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The perfect medical claim

Tinesh Bhasin in Mumbai | March 30, 2009 12:38 IST

Medical insurance is bought as a protection against an unforeseen health expenditure. But that's just half the work done. The other half actually begins when any illness is detected. Customers blame insurance companies and agents when the entire claim or a part of it is rejected due to lack of documents.

"Insurance companies settle the claims only on the basis of the paperwork," says Gaurav Mashruwala, a certified financial planner.

Let's look at a few things that will help you to make a hassle free claim.

When you are diagnosed with an illness and are likely to make a claim, intimate your insurer. Insurance companies provide a helpline number on the insurance card that comes along with the policy. You should also inform them through fax and email. This intimation should just mention your policy number and illness.

The insurance company or its third party administrator will get in touch with you. You will be guided to a network hospital. TPAs will also tell you about the terms and conditions of the policy, in case you have missed the fine print.

In case of an emergency hospitalisation in a non-network hospital, insurance companies give 24 hours for you to inform them. Network hospitals, typically, inform TPAs on their own.

A network hospital does not necessarily mean that the procedure will be cashless. Many renowned hospitals that are a part of an insurance company's network may still require you to pay in cash. Also, the biggest insurers -- public sector companies -- do not have a 100-per cent cashless facility.

In case of a non-network hospital, the company will require a copy of the hospital's registration certificate when you submit the documents for a claim.

Some companies, such as ICICI [Get Quote] and Bajaj, pay only 80-90 per cent of the hospital bills in case the treatment is done in a non-network hospital. This is called co-payment.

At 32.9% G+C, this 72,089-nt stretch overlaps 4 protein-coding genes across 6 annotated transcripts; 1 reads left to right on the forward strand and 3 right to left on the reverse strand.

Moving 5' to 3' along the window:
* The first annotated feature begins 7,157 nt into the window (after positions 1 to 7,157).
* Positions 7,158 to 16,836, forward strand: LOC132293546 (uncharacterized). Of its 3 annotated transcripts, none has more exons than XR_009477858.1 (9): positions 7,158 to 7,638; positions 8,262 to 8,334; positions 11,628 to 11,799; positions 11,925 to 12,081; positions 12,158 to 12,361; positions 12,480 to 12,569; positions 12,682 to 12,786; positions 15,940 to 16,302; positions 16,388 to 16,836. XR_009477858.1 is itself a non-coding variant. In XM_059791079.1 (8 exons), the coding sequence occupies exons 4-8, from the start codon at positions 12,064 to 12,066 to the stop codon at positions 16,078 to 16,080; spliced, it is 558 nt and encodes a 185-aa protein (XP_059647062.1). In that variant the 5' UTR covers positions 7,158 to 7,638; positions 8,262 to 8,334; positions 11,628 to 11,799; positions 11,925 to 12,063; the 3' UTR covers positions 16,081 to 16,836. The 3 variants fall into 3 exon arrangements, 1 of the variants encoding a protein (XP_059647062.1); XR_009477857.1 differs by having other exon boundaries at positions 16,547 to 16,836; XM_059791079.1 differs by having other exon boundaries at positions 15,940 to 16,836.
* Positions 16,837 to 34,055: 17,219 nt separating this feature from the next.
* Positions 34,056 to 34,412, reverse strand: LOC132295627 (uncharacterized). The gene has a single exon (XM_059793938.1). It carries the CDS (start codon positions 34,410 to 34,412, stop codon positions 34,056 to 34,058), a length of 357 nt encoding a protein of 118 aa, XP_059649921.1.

When a person has to shell out cash initially, the smallest of details need to be taken care of for a smooth settlement.

  • Each bill, whether medical or investigation (tests), needs to have supporting evidence. The insurer requires the original copy of test result and the doctor's slip asking you to conduct the test.
  • bill should carry the name of the patient as well as the doctor's. Same goes for the investigation reports. If both the requisites are not fulfilled, the insurance company may reject the bill and the report.
  • The name of the patient should be mentioned on the bills in the same way as it is stated in the insurance policy documents.
  • The most important piece of document is the discharge certificate. 
  • All insurance companies require the bills with subheads. This is necessary as insurers have a cap on some expenses. For instance, National Insurance Company gives only 20 per cent of the sum assured as doctor's fee and up to 50 per cent on medicines.
  • Copies of the documents should be submitted to a TPA within seven days of discharge. All original bills need to be submitted to the TPA. 
  • While submitting the bill, make a covering letter and attach a copy of the policy. It should also have a doctor's note describing the illness. Also, include a copy of the pre-authorisation from the TPA and a copy of the insurance card.
  • When you submit the bills, take acknowledgement that the TPA has received the bills.
  • In case of post-hospitalisation charges, do make a note of it in the claim. Ask the TPA what is the prescribed time limit to submit the relevant documents.

Having an insurance policy does not mean that you should be carefree with the charges hospitals levy. Keep a track of them. Each policy has a finite sum assured. You will need to pay the additional amount.

Try and save on the bills as much as possible. During the remaining tenure of the policy, the disease may relapse or the insured may face another emergency.

Hospitals usually give a discount if you bargain with them. "They reduce charges, such as nursing, room and investigations," said an insurance broker.

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